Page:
5 tips on how to improve warehouse safety

Warehouse Safety

When working in an environment with large machinery, pallets and racking, warehouse safety should be considered a priority. According to a HSE survey, the estimated cost of injuries and ill health from current working conditions is £14.3 billion.

With this in mind, we have put together 5 tips to help you achieve optimum warehouse safety. You certainly don’t want to end up like this:

  1. Manual material handling

Inevitably working in a warehouse carrying heavy loads is going to be a strain on your workers’ bodies, especially their shoulders and backs.

Ensure that your warehouse is designed to minimise the amount of times your staff have to bend, reach and twist to prevent the risk of an injury. Having an effective warehouse management system can also make life easier for your warehouse operatives.

  1. Forklifts can be dangerous

According to the Occupational Safety and Health Administration (OSHA), 100 warehouse employees are killed and 95,000 are injured every year while operating forklifts.

This makes it essential that aisles and loading docks are kept clear so forklifts can safely manoeuvre around your warehouse and that employees drive carefully especially when in congested areas.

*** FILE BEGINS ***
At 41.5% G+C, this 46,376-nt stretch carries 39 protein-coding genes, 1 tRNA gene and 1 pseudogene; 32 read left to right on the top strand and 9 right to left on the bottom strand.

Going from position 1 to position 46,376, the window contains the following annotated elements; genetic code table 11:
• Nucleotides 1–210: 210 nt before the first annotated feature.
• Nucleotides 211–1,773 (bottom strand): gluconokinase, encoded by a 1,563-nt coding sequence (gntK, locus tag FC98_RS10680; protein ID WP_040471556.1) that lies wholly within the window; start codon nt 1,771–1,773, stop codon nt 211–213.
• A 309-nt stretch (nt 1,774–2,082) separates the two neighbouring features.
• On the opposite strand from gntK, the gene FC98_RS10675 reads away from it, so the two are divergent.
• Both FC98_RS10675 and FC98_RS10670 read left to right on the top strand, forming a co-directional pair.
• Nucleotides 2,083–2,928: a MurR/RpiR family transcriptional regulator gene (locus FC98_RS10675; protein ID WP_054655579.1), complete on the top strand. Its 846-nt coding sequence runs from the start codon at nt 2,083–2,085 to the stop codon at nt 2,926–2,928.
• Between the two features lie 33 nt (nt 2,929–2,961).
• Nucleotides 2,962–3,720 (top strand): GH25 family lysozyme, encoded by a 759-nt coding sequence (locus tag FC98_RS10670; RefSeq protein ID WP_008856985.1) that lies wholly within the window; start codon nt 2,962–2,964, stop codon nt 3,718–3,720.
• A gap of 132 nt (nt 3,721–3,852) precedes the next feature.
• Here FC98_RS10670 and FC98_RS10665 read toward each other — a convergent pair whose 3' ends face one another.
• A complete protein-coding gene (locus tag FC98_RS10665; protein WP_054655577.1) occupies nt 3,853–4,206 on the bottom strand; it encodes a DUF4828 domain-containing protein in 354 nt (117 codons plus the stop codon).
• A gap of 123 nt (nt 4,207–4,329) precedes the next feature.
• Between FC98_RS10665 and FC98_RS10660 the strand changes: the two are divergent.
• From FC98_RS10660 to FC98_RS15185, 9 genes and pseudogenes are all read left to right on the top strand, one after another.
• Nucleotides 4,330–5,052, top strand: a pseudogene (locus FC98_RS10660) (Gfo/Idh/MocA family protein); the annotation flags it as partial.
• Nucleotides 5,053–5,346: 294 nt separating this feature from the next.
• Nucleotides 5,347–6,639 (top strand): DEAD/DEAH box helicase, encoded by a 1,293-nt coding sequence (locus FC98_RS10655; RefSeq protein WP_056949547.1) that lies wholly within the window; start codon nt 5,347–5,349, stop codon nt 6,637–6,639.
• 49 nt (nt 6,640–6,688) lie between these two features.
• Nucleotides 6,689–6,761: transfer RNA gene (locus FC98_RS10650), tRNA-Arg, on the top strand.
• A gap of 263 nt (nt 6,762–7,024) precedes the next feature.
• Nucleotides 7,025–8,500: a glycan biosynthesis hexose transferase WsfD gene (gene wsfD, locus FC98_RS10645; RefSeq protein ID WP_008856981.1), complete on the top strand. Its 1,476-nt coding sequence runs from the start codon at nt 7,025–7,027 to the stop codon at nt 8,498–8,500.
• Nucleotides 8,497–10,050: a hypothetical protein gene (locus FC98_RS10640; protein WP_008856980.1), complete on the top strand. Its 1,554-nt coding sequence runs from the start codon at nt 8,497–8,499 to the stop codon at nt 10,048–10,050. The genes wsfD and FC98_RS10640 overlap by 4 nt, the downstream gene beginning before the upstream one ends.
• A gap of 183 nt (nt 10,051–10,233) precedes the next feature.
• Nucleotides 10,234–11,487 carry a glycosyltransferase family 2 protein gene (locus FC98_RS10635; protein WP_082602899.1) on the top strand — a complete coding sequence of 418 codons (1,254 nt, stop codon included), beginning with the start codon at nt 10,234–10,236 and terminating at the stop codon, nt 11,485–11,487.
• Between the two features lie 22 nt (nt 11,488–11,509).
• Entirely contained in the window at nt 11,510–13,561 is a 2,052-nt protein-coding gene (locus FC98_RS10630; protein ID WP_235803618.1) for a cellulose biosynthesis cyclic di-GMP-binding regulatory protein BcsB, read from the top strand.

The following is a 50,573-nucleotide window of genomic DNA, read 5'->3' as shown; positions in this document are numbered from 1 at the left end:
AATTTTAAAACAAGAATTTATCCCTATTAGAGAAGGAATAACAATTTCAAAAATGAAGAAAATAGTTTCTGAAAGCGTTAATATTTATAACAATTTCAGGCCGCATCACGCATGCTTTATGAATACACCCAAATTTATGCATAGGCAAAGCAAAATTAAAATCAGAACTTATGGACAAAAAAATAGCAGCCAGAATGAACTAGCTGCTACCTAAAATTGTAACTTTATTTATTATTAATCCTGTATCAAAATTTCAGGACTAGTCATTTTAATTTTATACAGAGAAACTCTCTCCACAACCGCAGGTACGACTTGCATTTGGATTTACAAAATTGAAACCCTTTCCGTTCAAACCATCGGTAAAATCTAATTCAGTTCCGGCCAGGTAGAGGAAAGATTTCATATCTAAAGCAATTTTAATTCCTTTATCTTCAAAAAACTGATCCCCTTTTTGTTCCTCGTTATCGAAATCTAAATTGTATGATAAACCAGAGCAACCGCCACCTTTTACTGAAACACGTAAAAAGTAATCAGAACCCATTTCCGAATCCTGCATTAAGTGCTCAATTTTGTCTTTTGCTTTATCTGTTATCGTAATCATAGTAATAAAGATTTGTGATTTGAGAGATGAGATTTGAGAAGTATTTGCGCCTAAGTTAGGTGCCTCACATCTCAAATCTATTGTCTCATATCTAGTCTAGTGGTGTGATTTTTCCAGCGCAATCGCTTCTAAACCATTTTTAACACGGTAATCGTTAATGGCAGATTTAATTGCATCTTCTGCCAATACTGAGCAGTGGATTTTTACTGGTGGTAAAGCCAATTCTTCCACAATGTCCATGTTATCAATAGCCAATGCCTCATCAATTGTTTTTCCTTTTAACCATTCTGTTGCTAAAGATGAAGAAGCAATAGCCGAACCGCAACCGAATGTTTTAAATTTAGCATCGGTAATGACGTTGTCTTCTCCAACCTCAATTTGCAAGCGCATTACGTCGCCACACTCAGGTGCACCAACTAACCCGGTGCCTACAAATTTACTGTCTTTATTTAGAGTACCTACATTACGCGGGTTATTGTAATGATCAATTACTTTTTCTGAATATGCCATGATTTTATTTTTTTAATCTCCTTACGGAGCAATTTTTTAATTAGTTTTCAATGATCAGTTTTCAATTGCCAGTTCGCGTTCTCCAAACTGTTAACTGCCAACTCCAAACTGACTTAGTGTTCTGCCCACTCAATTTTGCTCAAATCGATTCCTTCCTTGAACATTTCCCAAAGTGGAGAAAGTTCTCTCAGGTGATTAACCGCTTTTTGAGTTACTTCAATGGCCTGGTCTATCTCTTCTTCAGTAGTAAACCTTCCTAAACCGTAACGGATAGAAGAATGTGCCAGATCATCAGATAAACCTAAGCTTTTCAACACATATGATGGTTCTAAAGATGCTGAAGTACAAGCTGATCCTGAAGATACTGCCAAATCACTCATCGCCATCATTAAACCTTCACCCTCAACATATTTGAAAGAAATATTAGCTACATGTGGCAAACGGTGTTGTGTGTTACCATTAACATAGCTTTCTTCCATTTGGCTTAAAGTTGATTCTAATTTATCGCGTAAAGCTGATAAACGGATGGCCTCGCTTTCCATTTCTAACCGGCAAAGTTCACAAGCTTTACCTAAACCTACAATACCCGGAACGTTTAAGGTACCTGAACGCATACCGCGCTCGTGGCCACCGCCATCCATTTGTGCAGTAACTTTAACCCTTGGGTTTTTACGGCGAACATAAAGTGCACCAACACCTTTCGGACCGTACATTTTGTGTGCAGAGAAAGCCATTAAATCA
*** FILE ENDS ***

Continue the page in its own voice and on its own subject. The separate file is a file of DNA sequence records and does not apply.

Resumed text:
1. Slips, trips and falls

According to a HSE guide to warehousing storage and safety, around a quarter of major injuries in the warehousing industry are caused by workers slipping or tripping. This can be avoided by eliminating the following factors from your warehouse:

  • Loose materials
  • Liquids
  • Unnecessary steps or ridges
  • Obstructions such as boxes on the floor

Asking your employees to report these issues as soon as possible should also be encouraged so the issue can be resolved as quickly as possible.

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  1. Write a health and safety policy for your business

Having a policy in place lets your staff know that you’re committed to providing a safe working environment for them. It should clearly state the procedure for when an emergency situation occurs in your warehouse.

To get you started on writing your own plan, the HSE provides an example health and safety policy template which you can customise to match your own business’ processes. If you have fewer than 5 employees you don’t have to write down a policy.

  1. Offer training to your staff

Your staff should all have basic training in health and safety that is relevant to their role and within the warehouse, (this could include the use of equipment for example.)

It is also essential that you offer regular refresher training so your staff are up to date on how to operate in your warehouse safely.

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Tags: Distribution